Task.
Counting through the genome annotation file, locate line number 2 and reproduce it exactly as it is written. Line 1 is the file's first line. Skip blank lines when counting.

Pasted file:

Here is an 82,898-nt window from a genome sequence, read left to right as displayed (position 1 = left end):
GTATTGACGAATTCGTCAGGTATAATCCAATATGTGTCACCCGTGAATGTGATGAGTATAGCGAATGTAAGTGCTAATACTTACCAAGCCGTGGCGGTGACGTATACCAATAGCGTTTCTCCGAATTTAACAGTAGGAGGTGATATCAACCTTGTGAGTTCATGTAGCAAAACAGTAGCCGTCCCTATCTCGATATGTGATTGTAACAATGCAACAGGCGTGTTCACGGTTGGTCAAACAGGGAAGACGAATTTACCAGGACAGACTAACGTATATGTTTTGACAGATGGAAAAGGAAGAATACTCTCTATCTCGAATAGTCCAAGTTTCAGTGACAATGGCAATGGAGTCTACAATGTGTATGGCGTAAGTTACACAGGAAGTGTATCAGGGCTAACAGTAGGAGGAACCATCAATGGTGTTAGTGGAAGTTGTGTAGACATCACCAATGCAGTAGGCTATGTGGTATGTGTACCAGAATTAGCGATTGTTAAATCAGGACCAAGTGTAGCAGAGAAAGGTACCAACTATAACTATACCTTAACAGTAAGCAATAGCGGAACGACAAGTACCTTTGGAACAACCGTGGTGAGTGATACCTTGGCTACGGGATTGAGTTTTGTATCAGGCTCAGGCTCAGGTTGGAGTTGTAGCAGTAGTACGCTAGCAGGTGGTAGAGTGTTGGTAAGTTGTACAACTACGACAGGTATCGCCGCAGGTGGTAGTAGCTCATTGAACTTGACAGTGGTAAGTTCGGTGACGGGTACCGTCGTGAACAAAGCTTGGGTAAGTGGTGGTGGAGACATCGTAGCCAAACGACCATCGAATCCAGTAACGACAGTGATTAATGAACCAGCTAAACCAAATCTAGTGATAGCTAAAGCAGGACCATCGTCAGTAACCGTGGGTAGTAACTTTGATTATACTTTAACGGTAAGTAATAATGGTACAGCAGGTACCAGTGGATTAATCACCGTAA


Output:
GTATTGACGAATTCGTCAGGTATAATCCAATATGTGTCACCCGTGAATGTGATGAGTATAGCGAATGTAAGTGCTAATACTTACCAAGCCGTGGCGGTGACGTATACCAATAGCGTTTCTCCGAATTTAACAGTAGGAGGTGATATCAACCTTGTGAGTTCATGTAGCAAAACAGTAGCCGTCCCTATCTCGATATGTGATTGTAACAATGCAACAGGCGTGTTCACGGTTGGTCAAACAGGGAAGACGAATTTACCAGGACAGACTAACGTATATGTTTTGACAGATGGAAAAGGAAGAATACTCTCTATCTCGAATAGTCCAAGTTTCAGTGACAATGGCAATGGAGTCTACAATGTGTATGGCGTAAGTTACACAGGAAGTGTATCAGGGCTAACAGTAGGAGGAACCATCAATGGTGTTAGTGGAAGTTGTGTAGACATCACCAATGCAGTAGGCTATGTGGTATGTGTACCAGAATTAGCGATTGTTAAATCAGGACCAAGTGTAGCAGAGAAAGGTACCAACTATAACTATACCTTAACAGTAAGCAATAGCGGAACGACAAGTACCTTTGGAACAACCGTGGTGAGTGATACCTTGGCTACGGGATTGAGTTTTGTATCAGGCTCAGGCTCAGGTTGGAGTTGTAGCAGTAGTACGCTAGCAGGTGGTAGAGTGTTGGTAAGTTGTACAACTACGACAGGTATCGCCGCAGGTGGTAGTAGCTCATTGAACTTGACAGTGGTAAGTTCGGTGACGGGTACCGTCGTGAACAAAGCTTGGGTAAGTGGTGGTGGAGACATCGTAGCCAAACGACCATCGAATCCAGTAACGACAGTGATTAATGAACCAGCTAAACCAAATCTAGTGATAGCTAAAGCAGGACCATCGTCAGTAACCGTGGGTAGTAACTTTGATTATACTTTAACGGTAAGTAATAATGGTACAGCAGGTACCAGTGGATTAATCACCGTAA